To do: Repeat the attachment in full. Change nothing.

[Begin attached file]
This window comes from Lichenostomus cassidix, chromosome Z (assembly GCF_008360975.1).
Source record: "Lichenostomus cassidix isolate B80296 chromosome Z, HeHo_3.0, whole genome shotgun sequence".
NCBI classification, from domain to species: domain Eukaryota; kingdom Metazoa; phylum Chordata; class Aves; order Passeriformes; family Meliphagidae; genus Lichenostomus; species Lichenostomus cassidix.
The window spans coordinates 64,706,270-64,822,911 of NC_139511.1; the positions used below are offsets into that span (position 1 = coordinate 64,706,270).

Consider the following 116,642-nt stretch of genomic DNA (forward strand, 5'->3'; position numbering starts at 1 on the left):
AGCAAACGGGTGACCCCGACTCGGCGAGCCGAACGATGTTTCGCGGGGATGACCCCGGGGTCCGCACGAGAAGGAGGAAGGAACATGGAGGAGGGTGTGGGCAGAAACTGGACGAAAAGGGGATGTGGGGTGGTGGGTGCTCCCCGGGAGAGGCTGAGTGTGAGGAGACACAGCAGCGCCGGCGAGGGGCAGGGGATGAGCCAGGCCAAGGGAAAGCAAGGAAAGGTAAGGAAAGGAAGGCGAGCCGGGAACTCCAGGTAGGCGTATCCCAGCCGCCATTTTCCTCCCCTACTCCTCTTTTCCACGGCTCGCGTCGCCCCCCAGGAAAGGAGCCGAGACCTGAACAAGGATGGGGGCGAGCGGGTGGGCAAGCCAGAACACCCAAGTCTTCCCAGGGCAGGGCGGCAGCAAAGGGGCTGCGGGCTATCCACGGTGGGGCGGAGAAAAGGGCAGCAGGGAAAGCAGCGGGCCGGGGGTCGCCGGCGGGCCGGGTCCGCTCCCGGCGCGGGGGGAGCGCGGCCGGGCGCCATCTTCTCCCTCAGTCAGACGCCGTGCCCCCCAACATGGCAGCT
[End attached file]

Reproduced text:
This window comes from Lichenostomus cassidix, chromosome Z (assembly GCF_008360975.1).
Source record: "Lichenostomus cassidix isolate B80296 chromosome Z, HeHo_3.0, whole genome shotgun sequence".
NCBI classification, from domain to species: domain Eukaryota; kingdom Metazoa; phylum Chordata; class Aves; order Passeriformes; family Meliphagidae; genus Lichenostomus; species Lichenostomus cassidix.
The window spans coordinates 64,706,270-64,822,911 of NC_139511.1; the positions used below are offsets into that span (position 1 = coordinate 64,706,270).

Consider the following 116,642-nt stretch of genomic DNA (forward strand, 5'->3'; position numbering starts at 1 on the left):
AGCAAACGGGTGACCCCGACTCGGCGAGCCGAACGATGTTTCGCGGGGATGACCCCGGGGTCCGCACGAGAAGGAGGAAGGAACATGGAGGAGGGTGTGGGCAGAAACTGGACGAAAAGGGGATGTGGGGTGGTGGGTGCTCCCCGGGAGAGGCTGAGTGTGAGGAGACACAGCAGCGCCGGCGAGGGGCAGGGGATGAGCCAGGCCAAGGGAAAGCAAGGAAAGGTAAGGAAAGGAAGGCGAGCCGGGAACTCCAGGTAGGCGTATCCCAGCCGCCATTTTCCTCCCCTACTCCTCTTTTCCACGGCTCGCGTCGCCCCCCAGGAAAGGAGCCGAGACCTGAACAAGGATGGGGGCGAGCGGGTGGGCAAGCCAGAACACCCAAGTCTTCCCAGGGCAGGGCGGCAGCAAAGGGGCTGCGGGCTATCCACGGTGGGGCGGAGAAAAGGGCAGCAGGGAAAGCAGCGGGCCGGGGGTCGCCGGCGGGCCGGGTCCGCTCCCGGCGCGGGGGGAGCGCGGCCGGGCGCCATCTTCTCCCTCAGTCAGACGCCGTGCCCCCCAACATGGCAGCT